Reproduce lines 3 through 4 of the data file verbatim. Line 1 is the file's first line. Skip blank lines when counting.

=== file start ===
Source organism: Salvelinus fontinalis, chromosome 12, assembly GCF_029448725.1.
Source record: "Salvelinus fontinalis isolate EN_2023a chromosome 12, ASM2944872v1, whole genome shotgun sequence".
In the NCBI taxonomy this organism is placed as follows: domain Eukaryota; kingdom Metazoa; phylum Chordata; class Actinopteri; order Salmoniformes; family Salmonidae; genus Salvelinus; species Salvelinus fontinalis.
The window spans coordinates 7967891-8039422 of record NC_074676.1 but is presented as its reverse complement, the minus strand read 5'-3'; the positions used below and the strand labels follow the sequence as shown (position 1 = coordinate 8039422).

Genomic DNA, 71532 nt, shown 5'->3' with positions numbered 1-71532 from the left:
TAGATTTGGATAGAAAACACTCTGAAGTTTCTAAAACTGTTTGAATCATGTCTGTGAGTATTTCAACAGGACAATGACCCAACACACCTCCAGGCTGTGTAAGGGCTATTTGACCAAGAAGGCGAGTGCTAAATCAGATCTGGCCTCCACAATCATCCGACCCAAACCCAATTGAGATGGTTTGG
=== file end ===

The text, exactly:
In the NCBI taxonomy this organism is placed as follows: domain Eukaryota; kingdom Metazoa; phylum Chordata; class Actinopteri; order Salmoniformes; family Salmonidae; genus Salvelinus; species Salvelinus fontinalis.
The window spans coordinates 7967891-8039422 of record NC_074676.1 but is presented as its reverse complement, the minus strand read 5'-3'; the positions used below and the strand labels follow the sequence as shown (position 1 = coordinate 8039422).